Therefore, theoretically, you should be able to cross time-space backwards and end up in the past, just as you can walk backwards across a room (but time still moves forward). The catch is, to go back in Time, you must travel faster than the speed of light.

Everything emanates light, including people. Thanks to this property of the universe, we are able to see into the past. When I look at you, for example, I actually see you as you were a fraction of a second ago. It took light a (very) small amount of time to travel from your face to my eyes so I could see you. This means that light, to travel through time, must also travel through space. Because of this, when we point our telescopes to the Andromeda galaxy, we actually see Andromeda as it was about 2 million years ago–the time it took the light from Andromeda to reach Earth.

If you were walking down a busy street today in the Andromeda galaxy, someone on Earth would not know for another 2 million years because that is how long it will take the light from that moment to travel across space and reach us humans.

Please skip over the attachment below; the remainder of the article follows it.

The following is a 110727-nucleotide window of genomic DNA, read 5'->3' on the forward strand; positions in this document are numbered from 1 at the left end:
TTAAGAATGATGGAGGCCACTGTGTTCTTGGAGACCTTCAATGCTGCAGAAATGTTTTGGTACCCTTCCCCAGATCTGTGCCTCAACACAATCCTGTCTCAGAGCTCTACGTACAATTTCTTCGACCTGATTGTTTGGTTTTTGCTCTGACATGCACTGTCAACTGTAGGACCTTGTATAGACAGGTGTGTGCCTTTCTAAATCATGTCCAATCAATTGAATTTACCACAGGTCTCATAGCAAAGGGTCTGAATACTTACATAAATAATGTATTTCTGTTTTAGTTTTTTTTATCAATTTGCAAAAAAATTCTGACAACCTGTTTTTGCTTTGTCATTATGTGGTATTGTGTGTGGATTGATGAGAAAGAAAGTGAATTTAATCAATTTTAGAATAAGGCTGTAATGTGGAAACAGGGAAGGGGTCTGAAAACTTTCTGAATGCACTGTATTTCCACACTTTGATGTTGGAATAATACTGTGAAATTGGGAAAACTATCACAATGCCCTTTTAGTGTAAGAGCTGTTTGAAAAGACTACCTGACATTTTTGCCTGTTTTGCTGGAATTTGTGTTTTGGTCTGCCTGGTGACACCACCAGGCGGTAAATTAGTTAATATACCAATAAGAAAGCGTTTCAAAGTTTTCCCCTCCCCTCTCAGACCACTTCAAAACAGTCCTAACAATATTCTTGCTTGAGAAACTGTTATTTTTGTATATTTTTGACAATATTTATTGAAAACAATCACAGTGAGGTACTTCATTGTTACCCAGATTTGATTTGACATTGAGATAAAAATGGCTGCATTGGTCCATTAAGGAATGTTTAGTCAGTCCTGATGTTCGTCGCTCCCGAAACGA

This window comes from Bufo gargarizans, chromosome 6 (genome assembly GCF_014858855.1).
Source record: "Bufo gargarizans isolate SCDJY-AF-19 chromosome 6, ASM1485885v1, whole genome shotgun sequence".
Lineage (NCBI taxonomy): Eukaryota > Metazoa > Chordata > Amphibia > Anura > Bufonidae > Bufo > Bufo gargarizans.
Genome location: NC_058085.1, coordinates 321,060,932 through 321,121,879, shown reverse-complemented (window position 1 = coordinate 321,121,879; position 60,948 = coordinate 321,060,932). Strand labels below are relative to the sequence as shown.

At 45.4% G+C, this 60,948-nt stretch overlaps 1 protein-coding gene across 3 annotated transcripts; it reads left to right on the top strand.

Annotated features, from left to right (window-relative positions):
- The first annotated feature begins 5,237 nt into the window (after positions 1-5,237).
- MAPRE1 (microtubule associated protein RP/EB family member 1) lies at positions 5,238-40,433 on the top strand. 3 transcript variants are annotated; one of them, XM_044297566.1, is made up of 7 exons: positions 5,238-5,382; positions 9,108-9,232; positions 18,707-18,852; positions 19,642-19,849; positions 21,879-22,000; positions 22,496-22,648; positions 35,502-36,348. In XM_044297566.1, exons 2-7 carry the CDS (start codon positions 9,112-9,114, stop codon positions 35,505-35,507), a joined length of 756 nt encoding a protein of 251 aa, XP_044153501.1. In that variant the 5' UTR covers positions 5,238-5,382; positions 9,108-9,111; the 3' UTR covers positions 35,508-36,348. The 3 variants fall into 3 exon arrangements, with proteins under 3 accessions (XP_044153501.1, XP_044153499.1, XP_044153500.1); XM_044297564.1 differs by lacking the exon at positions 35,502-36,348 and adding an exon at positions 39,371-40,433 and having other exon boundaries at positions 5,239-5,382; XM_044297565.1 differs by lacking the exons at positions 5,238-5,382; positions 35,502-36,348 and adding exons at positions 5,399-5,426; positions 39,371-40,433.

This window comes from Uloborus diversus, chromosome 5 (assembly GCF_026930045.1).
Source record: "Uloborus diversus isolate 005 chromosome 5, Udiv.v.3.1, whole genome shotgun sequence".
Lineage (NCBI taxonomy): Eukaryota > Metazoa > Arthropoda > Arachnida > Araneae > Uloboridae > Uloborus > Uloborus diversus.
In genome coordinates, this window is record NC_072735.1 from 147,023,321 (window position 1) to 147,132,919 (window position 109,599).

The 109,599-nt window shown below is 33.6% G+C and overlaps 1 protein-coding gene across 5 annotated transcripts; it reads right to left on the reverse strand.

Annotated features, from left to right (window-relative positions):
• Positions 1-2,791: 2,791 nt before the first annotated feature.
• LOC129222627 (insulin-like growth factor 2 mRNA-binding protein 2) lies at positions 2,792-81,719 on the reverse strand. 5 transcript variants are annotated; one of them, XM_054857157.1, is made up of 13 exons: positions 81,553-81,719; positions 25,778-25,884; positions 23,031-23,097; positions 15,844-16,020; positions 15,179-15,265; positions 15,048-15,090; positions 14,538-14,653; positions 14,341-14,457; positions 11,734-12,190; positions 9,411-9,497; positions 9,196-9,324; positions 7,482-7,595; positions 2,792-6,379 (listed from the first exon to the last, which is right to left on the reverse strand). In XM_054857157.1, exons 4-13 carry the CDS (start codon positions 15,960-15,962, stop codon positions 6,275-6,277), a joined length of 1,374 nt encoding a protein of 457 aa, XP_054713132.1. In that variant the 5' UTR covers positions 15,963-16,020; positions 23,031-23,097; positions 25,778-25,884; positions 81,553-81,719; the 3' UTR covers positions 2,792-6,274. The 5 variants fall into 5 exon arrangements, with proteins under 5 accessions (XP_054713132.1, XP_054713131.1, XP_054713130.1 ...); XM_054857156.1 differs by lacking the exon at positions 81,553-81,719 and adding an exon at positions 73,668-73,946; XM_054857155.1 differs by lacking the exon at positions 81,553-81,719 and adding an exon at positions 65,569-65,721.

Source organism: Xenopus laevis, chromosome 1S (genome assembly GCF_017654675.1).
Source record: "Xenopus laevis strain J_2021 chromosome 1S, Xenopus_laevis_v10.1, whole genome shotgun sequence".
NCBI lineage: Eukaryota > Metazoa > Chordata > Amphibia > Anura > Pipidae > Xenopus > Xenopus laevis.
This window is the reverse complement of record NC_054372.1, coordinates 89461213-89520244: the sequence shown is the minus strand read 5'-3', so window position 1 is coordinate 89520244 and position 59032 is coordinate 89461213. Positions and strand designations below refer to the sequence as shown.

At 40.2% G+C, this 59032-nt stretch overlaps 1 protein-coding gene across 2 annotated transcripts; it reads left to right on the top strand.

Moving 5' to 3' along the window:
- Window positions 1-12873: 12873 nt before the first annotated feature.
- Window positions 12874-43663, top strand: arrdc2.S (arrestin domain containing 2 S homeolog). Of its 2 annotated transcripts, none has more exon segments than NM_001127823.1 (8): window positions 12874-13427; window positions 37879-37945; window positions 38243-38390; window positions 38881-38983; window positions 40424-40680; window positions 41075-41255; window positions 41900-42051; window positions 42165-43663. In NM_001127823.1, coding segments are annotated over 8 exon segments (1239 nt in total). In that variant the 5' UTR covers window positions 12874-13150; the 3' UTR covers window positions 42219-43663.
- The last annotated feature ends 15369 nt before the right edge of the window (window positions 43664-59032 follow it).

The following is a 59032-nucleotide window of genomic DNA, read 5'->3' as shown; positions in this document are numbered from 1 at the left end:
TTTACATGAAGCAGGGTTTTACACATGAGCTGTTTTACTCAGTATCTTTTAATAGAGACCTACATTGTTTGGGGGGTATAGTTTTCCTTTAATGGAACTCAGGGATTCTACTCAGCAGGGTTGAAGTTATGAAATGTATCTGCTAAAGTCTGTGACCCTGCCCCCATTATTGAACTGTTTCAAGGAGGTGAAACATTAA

Think about this. The light from every moment is always traveling across space, in all directions. However, every moment that light is followed by the light of the next moment, and the next moment, and the next, etc. It happens so fast and so close to simultaneously that it seems like everything is happening all at once.

If I could somehow travel through time to the moment you began reading this article, I would have 3 major problems, though:

1. I would have to travel faster than light so I could get ahead of the light in my present moment. I can never escape the present because I can not travel faster than light.

2. If I could travel faster than light, then I have an even tougher problem. I could not see where I was going. There is no light if I am ahead of it!

3. Even if I conquered the first two obstacles, when I arrive in the past, that light will have already moved on. There would literally be no past to see.